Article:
How to love Israel: ‘Sometimes it’ll hurt– bad, but I will not walk away! I will not let you go!’

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A highlight of the J Street conference last weekend was the breathless speech on Saturday night by Mika Almog, the grand-daughter of the late Shimon Peres, in which she described Israel as a beautiful lover who can hurt you, bad; but called on the audience of mostly-young people to, unh, make love to Israel with their eyes open, because it’s theirs.

But I can’t even try and do it justice. Here’s what she said (go to minute 8 in the video for the full dramatic effect):

 

My grandfather was fond of saying that in order to make peace and in order to make love you need to close your eyes. And there’s a great deal of truth to that of course. But as I hope he knew– we never discussed the topic– it is entirely possible to make love with your eyes open. As a matter of fact, it can be very educational, to see the flaws, the bad habits, the poor choices– and love, nonetheless. Not because the object of your affection is perfect, but because it is the object of your affection.

Each and every one of you love Israel for a long and varying list of reasons, but there is one reason that you all hold in common, that we all hold in common. You love Israel because it’s yours. A mature love rooted in experience and insight– a soil that is enriched not impoverished when we insist on the values we hold dear.

That was how my grandfather loved Israel. He loved it the way you love a woman or a child or a true friend, or a granddaughter.

And more than once, Israel hurt him, in ways only ones we love the most can hurt us. But it never deterred him, and I think it was because he understood that love like that is a responsibility. It’s demanding! It calls for perseverance and resilience. It requires speaking a very specific language, in order to say: I see you who you are, not just what you are. And because I see who you are, I see what you can be! And I will settle for nothing short of you becoming your finest self! And it’ll be hard, and sometimes it’ll hurt– bad. But I will not walk away! I will not let you go! Because you are my home, I will have none other…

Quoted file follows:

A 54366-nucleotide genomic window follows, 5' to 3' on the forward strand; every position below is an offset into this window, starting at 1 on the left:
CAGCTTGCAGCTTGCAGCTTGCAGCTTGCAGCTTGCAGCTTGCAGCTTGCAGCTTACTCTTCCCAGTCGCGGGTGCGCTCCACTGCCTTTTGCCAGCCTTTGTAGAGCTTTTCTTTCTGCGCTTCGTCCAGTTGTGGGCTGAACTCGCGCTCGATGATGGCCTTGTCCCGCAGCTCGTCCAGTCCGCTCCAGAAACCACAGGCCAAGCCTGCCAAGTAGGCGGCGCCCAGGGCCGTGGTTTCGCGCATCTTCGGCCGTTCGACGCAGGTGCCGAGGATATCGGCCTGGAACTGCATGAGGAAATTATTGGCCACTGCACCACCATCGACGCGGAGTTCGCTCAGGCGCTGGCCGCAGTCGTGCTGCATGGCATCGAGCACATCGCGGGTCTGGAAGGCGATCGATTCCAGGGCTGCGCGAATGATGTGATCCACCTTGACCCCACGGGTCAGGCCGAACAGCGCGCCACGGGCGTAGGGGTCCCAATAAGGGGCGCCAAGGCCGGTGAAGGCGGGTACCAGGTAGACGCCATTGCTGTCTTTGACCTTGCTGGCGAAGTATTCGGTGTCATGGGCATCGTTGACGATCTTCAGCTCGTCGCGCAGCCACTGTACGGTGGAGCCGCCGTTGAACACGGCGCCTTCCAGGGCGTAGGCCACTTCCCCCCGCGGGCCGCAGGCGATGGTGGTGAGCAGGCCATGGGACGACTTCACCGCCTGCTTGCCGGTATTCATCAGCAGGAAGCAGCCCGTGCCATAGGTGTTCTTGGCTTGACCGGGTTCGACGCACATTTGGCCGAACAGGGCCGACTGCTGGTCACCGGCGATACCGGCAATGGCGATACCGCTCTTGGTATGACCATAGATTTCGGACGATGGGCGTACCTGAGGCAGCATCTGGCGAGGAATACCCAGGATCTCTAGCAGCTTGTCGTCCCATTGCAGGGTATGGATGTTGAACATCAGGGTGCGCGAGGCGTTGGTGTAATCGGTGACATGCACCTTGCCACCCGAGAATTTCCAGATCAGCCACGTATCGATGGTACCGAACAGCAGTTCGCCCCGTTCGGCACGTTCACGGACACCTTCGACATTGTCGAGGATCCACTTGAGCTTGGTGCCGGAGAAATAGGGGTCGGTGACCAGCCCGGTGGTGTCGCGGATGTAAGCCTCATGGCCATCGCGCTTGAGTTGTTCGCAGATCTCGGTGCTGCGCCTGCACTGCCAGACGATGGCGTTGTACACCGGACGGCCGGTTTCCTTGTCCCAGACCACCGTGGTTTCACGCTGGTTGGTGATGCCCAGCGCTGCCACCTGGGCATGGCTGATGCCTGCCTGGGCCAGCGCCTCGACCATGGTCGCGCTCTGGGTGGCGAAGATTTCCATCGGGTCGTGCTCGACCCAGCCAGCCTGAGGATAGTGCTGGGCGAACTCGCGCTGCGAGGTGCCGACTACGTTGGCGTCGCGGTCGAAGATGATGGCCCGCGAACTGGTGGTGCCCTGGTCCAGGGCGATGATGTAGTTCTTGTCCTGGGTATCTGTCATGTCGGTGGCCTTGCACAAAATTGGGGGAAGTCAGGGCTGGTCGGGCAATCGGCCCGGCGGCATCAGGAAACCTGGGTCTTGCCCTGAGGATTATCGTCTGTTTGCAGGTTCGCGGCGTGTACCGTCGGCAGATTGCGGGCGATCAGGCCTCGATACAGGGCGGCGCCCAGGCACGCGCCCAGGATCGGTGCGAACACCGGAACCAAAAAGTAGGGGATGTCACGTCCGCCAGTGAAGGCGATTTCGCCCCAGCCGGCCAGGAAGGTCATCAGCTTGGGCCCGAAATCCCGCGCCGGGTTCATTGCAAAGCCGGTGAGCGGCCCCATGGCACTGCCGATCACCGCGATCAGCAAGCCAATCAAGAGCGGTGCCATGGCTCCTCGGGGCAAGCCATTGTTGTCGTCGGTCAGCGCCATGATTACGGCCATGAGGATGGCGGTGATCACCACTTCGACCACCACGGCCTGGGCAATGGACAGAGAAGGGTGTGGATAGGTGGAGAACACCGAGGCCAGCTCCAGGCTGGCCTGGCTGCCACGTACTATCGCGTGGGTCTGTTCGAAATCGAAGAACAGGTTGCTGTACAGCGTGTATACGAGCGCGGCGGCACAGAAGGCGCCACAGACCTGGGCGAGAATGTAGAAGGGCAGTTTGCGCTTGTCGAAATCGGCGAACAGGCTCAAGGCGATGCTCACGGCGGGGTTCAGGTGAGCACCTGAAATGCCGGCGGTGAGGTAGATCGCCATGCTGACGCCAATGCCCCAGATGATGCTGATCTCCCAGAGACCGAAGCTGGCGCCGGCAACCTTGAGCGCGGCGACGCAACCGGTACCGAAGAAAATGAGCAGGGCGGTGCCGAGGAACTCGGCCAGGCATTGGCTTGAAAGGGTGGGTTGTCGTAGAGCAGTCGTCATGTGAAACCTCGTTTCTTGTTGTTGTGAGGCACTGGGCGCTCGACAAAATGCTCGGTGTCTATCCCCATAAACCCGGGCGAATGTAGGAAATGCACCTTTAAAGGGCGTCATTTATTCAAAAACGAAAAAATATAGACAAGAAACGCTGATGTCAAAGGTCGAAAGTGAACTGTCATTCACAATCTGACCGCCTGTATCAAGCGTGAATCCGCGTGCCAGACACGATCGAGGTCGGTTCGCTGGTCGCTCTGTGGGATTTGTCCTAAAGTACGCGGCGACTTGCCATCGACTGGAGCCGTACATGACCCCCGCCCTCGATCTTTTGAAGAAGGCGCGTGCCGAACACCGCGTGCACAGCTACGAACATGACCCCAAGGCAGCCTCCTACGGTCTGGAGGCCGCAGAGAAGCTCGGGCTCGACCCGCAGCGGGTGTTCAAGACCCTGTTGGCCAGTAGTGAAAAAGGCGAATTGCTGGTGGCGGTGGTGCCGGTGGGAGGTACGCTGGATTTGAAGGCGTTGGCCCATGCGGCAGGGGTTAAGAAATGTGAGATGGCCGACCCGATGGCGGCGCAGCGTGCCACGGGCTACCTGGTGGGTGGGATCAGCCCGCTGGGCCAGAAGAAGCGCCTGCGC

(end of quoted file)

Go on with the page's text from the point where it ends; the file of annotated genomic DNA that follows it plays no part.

What Presidents Peres and Obama suggest [“a vision of the world as it ought to be”] is a great daunting task. But if at moments fears should creep into your heart to tell you it’s an impossible task, look no further than Israel. Zionism has always been against all odds. So if Israel is possible, anything is possible. And we’re so young! We’re not even 70 years old, and look– look at Israel!

Look at its roses even while its thorns prick your fingers! It’s beautiful!

In fairness to the young people in the audience, they didn’t cheer. They were bemused. And by the way, they were about to cross 17th Street in order to demonstrate at the White House against Trump’s immigration policies.

Speaking of which, Almog’s political message was also problematic:

To be Jewish is to be democratic. Israel can be Jewish and democratic because the two are the one and the same. But in a democracy, majority rules, so if Jews are no longer a majority in Israel it can continue to be a democracy, but it will cease to be Jewish. Israel is the democratic national home of the Jewish people in the land of Israel but only as long as Jews are a majority in it. It’s as simple as that.

 

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A great description of an abusive relationship. And we all know the only effective answer when you’re in an abusive relationship – get the hell out.

Look, I am willing to go down to +5, but that is my final offer!

Jewish may be about democracy but – as Ms. Almog’s cooing makes quite clear – Zionist and “Jewish State” are about supremacism.

Many siblings and parents of someone in the grip.of an addiction know that sometimes there is nothing you can do. Sometime the addiction is stronger. Sometimes you have to walk away.

Can we please stop giving the mic to lunatics?